How can chaos in a child’s environment lead to behavior problems in kids of divorce?


Hannah Child Protection Idea

“When my mom told me they were getting a divorce, I got confused. I didn’t understand what divorce was. I just knew my dad was moving out. I didn’t understand he was moving out ­– moving out. I thought he was visiting a friend for a few weeks. I didn’t know what was going to happen to me and my sister. I was scared. I mean what was happening to our home?”

To this child his entire world moved into a world of disorder and not knowing what was going to happen next. His mind became full of chaos. He couldn’t think, organize or keep things straight. This led to misbehaviors and those misbehaviors became the norm.

For these children chaos becomes the pattern in their brains and they appear to thrive on chaos. Like this child, children of divorce live lives marked by chaos and disorder.

A few of the things that cause a child’s world to be chaotic are

  • Loss of non-custodial parent
  • Loss of home
  • Going to new school
  • Lack of sleep
  • Loss of rules and consistency
  • Loss of normalcy

When you can understand the chaos and disorder many children of divorce experience it will help you to better understand some of the child’s actions and reactions.

Understanding what a child and their divorced parent have lost in the divorce process helps attune ones heart to empathy for these children.

Things you can do

  • Help them fit in with the group
  • Empower them with choices. It may seem awkward at first but once your understand the process it becomes routine. Everything becomes a choice. These choices cannot be one positive and a punitive choice. When you do that you are manipulating them and they will rebel. The choices should be positive choices where the child is actually making a decision.Examples of positive choices:Do you want to sit here or across the room?
    Do you want to hang your coat on the hook or keep it with you?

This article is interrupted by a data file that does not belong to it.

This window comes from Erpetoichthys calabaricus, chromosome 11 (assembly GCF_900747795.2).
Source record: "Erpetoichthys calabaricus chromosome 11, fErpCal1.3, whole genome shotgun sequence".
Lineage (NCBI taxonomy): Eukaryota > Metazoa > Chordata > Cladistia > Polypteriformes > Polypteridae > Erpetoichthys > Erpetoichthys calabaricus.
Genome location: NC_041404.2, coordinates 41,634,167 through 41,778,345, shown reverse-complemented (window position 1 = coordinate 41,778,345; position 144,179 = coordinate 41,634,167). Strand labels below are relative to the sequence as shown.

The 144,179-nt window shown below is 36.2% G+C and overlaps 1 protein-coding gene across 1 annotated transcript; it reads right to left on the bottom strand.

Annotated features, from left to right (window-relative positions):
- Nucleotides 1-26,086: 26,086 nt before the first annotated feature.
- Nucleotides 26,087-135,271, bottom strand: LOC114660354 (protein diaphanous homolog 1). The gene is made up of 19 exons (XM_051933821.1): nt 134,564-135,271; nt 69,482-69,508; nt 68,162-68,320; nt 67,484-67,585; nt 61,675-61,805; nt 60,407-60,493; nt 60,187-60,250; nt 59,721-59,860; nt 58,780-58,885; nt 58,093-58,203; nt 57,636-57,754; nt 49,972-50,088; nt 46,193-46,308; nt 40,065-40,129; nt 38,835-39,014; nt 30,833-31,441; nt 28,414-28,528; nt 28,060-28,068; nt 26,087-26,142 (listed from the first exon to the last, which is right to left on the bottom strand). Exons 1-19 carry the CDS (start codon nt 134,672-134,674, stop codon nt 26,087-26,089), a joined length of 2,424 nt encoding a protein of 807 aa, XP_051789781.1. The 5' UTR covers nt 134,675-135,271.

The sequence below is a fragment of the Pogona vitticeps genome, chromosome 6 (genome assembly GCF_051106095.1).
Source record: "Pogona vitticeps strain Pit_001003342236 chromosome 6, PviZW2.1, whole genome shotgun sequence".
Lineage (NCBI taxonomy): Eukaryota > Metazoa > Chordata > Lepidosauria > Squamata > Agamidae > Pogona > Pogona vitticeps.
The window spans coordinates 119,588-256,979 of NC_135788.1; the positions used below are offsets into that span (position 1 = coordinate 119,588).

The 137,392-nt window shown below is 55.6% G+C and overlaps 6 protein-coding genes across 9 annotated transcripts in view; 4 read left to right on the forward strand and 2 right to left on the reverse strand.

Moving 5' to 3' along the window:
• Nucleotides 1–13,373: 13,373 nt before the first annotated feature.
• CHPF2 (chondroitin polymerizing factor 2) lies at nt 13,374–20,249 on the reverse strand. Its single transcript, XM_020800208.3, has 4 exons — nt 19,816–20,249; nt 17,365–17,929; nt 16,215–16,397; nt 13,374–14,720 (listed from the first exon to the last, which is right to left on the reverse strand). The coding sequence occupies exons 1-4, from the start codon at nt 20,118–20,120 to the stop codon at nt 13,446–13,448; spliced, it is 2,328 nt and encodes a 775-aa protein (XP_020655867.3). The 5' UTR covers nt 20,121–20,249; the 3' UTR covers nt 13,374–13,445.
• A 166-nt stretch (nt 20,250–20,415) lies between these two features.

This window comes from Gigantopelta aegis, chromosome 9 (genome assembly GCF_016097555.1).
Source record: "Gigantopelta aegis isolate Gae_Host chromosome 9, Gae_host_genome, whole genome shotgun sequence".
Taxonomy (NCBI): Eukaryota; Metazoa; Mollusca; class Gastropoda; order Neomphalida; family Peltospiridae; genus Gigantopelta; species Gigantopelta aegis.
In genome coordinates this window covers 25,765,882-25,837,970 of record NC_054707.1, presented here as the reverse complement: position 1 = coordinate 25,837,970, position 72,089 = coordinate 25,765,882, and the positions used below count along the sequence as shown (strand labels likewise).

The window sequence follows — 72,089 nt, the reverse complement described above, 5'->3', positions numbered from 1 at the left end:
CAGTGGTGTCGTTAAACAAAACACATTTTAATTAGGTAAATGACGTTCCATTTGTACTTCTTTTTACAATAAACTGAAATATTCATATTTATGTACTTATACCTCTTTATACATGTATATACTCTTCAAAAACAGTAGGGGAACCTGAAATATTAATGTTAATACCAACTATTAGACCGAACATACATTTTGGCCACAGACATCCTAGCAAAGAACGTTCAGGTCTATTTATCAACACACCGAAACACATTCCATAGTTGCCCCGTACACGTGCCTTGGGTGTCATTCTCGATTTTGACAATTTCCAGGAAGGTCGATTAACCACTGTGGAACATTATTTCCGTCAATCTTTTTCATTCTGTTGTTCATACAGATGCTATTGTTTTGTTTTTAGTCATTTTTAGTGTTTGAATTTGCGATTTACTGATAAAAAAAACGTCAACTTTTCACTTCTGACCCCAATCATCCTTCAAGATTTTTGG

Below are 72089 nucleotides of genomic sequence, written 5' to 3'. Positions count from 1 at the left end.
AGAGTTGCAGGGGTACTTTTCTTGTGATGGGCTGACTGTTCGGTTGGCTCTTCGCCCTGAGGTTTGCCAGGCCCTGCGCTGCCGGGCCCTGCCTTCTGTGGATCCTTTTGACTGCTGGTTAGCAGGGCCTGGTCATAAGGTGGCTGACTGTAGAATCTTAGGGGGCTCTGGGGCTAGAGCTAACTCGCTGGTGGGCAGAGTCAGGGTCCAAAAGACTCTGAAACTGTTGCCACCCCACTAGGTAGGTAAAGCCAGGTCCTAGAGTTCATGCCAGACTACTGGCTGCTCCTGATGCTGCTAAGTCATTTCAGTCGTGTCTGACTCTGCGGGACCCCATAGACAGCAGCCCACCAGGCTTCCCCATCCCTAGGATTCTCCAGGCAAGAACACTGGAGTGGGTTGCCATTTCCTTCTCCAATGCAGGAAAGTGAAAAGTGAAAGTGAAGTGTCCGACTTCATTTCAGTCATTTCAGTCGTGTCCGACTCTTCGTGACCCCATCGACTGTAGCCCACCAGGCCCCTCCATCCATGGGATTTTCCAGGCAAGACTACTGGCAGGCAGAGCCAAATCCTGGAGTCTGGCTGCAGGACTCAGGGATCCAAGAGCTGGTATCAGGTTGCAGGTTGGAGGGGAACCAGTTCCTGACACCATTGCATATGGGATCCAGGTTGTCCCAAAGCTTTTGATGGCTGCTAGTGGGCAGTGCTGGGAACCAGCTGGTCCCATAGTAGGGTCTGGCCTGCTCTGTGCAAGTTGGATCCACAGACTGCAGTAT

Do you want to have snack now or wait?
    Do you want to sit or stand?

Adjusting your heart and mind set about the child of divorce helps you to stand in the gap and bring God’s unconditional love to kids that live in a conditional world.

Children attach themselves to their things and when their things disappear it affects them in profound ways.

There are a number of factors, which lead to chaos

  • Living with an exhausted parent
  • Living with a parent who is emotionally absent
  • Living stressed-out lives
  • Bounced back and forth between many care environments (two homes, grandparents, school, childcare, etc.)
  • Things in their lives begin to disappear such as favorite toys, beloved blanket, pets, etc.
  • Living arrangements – just gets comfortable and has to pack up and move to the other parent’s home
  • Living in a  home with a step parent and possibly step siblings

Ways to accommodate the disorganization they feel and the chaos they bring to class.

  • Routine and structure
  • Developing rituals such as hello handshake, goodbye ritual, etc.
  • Disorganization on the outside can lead to disorganization and chaos in the brain. Keep environments in an orderly fashion. Be cautious with decorations so they look organized and not thrown up haphazardly.
  • Use activities that will help the child de-stress such as stretching to music or putting motions to scriptures

As children begin to trust that you and your leaders are consistent they will begin to calm down in your environment. As you forge relationships with them, trust levels will increase. As they begin to trust you, you can introduce them to a Father who will never leave them or forsake them. You can pray with them about their behaviors. Ever sit down with and overactive child and pray with him or her? It is a powerful experience and one that will resonate with that child for a long time.


DC4K blogs posts are great to use in training children’s leaders and volunteers and they are free.  Subscribe to the DC4K blog here.

Want to learn more about how to start a DivorceCare for Kids group for the hurting children in your community? Click here.

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